Ethiopian youngest millionaire Sentayehu Bizuneh


Ethiopian youngest millionaire Sentayehu Bizuneh interview with Frie Dagi Family. This helps to explain the curious title of the first novel, The Interpreters. It is not about a class of clerical functionaries who mediate communication among people speaking different languages. It is about a group of young Nigerian professionals, “lean-to’s” in the language of the 1960s, who have returned from studies in Europe to establish themselves in their newly independent country. Their fortunes are mixed, for various reasons: the corruption of the ruling elite places obstacles in their path at every turn, but equally, their challenges are far from straightforward.


And now right out of the blue, he has surprised us with yet another product of his fertile imagination and his inexhaustible energy. At 83, Soyinka is still writing, arguing, celebrating, and championing the African and Nigerian causes that are the same. When he writes about Nigeria, it is as if he is addressing Africa and vice versa. Writing about Soyinka’s new novel, David Attwell, a University of York, lecturer and literary critic says, “In part, Chronicles takes off from The Interpreters in following a group of young professionals, who meet as students in the UK, into late middle age and the height of their careers.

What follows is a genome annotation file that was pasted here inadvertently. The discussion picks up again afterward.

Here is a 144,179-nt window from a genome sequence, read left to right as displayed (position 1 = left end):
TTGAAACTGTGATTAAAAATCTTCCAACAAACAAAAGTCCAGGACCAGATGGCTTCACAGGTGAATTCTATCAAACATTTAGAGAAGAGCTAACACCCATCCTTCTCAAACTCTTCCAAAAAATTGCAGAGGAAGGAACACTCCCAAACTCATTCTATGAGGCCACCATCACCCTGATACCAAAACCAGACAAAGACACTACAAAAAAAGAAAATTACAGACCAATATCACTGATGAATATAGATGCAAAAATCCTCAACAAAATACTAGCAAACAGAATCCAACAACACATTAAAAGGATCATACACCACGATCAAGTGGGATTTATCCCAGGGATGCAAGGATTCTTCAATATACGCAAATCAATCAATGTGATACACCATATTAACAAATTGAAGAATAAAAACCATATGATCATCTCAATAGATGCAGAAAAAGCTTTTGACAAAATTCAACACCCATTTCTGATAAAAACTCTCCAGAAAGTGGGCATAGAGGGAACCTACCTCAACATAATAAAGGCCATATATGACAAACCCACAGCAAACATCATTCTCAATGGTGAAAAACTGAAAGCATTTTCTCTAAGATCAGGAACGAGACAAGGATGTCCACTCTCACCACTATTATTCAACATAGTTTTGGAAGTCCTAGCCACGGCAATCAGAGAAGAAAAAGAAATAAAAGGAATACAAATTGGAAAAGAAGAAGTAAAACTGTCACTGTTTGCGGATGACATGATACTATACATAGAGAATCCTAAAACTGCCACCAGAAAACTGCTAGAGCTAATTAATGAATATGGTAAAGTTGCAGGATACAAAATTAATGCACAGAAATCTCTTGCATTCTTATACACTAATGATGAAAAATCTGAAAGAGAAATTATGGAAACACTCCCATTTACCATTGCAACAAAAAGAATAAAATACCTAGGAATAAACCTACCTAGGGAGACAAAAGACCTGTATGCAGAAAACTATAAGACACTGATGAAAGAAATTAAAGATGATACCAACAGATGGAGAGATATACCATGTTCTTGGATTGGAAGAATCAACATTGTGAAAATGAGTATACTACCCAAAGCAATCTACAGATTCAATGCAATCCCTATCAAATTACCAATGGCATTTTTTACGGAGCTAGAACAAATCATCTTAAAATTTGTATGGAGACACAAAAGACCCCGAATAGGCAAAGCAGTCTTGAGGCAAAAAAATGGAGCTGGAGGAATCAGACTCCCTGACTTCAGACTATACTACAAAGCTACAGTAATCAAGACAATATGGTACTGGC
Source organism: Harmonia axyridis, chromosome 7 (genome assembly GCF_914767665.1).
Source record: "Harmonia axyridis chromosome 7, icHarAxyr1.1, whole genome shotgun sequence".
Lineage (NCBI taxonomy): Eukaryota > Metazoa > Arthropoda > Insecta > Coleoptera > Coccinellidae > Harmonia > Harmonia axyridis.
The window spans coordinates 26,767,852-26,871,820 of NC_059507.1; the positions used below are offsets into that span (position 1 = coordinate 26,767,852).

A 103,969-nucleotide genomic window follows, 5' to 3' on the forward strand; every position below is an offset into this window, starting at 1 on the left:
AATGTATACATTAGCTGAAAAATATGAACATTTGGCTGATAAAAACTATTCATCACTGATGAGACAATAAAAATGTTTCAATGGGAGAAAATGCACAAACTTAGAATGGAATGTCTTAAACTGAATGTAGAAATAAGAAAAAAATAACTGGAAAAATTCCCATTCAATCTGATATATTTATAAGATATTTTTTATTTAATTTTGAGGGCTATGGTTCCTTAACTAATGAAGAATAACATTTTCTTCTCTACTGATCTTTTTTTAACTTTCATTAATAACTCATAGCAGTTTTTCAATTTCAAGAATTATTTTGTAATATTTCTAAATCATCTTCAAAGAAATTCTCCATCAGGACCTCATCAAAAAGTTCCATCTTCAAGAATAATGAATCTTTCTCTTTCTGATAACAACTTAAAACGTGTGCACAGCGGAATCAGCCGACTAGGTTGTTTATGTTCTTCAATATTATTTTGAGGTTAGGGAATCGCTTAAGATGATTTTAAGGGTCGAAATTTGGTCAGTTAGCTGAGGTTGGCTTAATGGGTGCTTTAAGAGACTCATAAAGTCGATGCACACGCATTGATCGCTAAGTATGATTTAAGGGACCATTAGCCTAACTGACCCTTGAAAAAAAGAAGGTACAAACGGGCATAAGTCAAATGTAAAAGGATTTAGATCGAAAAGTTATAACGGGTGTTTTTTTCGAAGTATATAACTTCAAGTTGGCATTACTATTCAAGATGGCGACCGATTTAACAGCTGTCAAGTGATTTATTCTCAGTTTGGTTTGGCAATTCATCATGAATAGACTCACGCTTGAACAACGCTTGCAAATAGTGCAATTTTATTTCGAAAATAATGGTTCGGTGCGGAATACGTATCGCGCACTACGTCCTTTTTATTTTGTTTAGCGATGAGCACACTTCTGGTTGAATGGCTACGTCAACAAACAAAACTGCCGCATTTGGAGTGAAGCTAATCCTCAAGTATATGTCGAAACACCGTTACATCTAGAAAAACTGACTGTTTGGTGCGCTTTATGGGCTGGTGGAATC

Soyinka published his new novel entitled; Chronicles from the Land of the Happiest People on Earth” is published 48 years after The Interpreters which was published in 1965. According to Wikipedia, “The novel is set in the 1960s, in post-independence and pre-civil war Nigeria, mainly in Lagos. There are five main characters in the novel: the foreign ministry clerk Egbo, the university professor Bandele, the journalist Sagoe, the engineer turned sculptor Sekoni, and the artist Kola. They were friends at high school, then went abroad to study, and returned to start middle-class jobs in Nigeria.”


Stylistically, “The narrative of The Interpreters is seemingly chaotic, with Soyinka constantly returning to past events, and some effort is needed for the understanding of even the main characters, especially Egbo and Sagoe. Many other characters (university professors, editor board of the newspaper Sagoe is working in) are given schematically, fully conforming to the prevailing stereotypes of the era. This is because the novel was published in the 1960s, shortly after many of the African states became independent, and Soyinka tried to build his narrative to oppose the stereotypes that were generally included in a post-colonial novel.” The structure of the narrative also ultimately forms a comment on the events that occur in the lives of several characters.”

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